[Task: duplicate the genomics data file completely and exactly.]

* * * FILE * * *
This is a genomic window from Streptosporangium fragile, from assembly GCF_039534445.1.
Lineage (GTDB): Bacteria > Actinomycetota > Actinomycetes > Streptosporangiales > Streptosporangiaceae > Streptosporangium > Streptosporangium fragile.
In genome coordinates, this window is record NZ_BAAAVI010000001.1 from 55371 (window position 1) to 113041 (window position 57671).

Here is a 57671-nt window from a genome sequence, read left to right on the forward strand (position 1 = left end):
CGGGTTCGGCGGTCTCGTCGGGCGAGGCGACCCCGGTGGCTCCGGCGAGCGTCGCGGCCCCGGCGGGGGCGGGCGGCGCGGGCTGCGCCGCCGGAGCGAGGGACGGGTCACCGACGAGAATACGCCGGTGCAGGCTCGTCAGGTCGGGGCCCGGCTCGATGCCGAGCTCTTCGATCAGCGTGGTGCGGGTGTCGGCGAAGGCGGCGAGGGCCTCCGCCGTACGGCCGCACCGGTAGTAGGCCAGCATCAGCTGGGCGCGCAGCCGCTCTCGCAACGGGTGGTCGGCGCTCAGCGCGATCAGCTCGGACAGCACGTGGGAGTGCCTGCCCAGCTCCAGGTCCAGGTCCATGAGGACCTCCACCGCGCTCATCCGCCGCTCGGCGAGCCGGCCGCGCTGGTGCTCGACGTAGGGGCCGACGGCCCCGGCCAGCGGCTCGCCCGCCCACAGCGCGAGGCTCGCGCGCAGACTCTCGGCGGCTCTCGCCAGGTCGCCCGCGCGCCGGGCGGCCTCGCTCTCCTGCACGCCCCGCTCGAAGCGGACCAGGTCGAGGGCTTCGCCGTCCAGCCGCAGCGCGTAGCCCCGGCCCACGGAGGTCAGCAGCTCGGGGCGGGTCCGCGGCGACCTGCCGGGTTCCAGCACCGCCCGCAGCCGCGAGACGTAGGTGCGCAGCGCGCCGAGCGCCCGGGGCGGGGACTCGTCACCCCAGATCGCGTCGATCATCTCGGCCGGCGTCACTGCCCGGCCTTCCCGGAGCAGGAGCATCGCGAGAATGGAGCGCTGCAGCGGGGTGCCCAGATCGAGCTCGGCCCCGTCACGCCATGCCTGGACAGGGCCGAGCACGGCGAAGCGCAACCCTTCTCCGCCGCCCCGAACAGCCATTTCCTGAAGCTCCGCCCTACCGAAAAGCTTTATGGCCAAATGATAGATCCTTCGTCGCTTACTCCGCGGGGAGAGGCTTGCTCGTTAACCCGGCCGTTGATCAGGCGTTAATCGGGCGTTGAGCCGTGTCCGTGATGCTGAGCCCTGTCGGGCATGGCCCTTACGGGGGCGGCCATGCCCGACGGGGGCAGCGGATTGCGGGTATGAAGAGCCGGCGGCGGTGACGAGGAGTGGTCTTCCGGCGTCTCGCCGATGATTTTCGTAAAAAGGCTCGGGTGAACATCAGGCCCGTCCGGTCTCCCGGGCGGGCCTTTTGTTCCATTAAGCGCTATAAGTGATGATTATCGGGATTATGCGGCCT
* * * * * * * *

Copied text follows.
This is a genomic window from Streptosporangium fragile, from assembly GCF_039534445.1.
Lineage (GTDB): Bacteria > Actinomycetota > Actinomycetes > Streptosporangiales > Streptosporangiaceae > Streptosporangium > Streptosporangium fragile.
In genome coordinates, this window is record NZ_BAAAVI010000001.1 from 55371 (window position 1) to 113041 (window position 57671).

Here is a 57671-nt window from a genome sequence, read left to right on the forward strand (position 1 = left end):
CGGGTTCGGCGGTCTCGTCGGGCGAGGCGACCCCGGTGGCTCCGGCGAGCGTCGCGGCCCCGGCGGGGGCGGGCGGCGCGGGCTGCGCCGCCGGAGCGAGGGACGGGTCACCGACGAGAATACGCCGGTGCAGGCTCGTCAGGTCGGGGCCCGGCTCGATGCCGAGCTCTTCGATCAGCGTGGTGCGGGTGTCGGCGAAGGCGGCGAGGGCCTCCGCCGTACGGCCGCACCGGTAGTAGGCCAGCATCAGCTGGGCGCGCAGCCGCTCTCGCAACGGGTGGTCGGCGCTCAGCGCGATCAGCTCGGACAGCACGTGGGAGTGCCTGCCCAGCTCCAGGTCCAGGTCCATGAGGACCTCCACCGCGCTCATCCGCCGCTCGGCGAGCCGGCCGCGCTGGTGCTCGACGTAGGGGCCGACGGCCCCGGCCAGCGGCTCGCCCGCCCACAGCGCGAGGCTCGCGCGCAGACTCTCGGCGGCTCTCGCCAGGTCGCCCGCGCGCCGGGCGGCCTCGCTCTCCTGCACGCCCCGCTCGAAGCGGACCAGGTCGAGGGCTTCGCCGTCCAGCCGCAGCGCGTAGCCCCGGCCCACGGAGGTCAGCAGCTCGGGGCGGGTCCGCGGCGACCTGCCGGGTTCCAGCACCGCCCGCAGCCGCGAGACGTAGGTGCGCAGCGCGCCGAGCGCCCGGGGCGGGGACTCGTCACCCCAGATCGCGTCGATCATCTCGGCCGGCGTCACTGCCCGGCCTTCCCGGAGCAGGAGCATCGCGAGAATGGAGCGCTGCAGCGGGGTGCCCAGATCGAGCTCGGCCCCGTCACGCCATGCCTGGACAGGGCCGAGCACGGCGAAGCGCAACCCTTCTCCGCCGCCCCGAACAGCCATTTCCTGAAGCTCCGCCCTACCGAAAAGCTTTATGGCCAAATGATAGATCCTTCGTCGCTTACTCCGCGGGGAGAGGCTTGCTCGTTAACCCGGCCGTTGATCAGGCGTTAATCGGGCGTTGAGCCGTGTCCGTGATGCTGAGCCCTGTCGGGCATGGCCCTTACGGGGGCGGCCATGCCCGACGGGGGCAGCGGATTGCGGGTATGAAGAGCCGGCGGCGGTGACGAGGAGTGGTCTTCCGGCGTCTCGCCGATGATTTTCGTAAAAAGGCTCGGGTGAACATCAGGCCCGTCCGGTCTCCCGGGCGGGCCTTTTGTTCCATTAAGCGCTATAAGTGATGATTATCGGGATTATGCGGCCT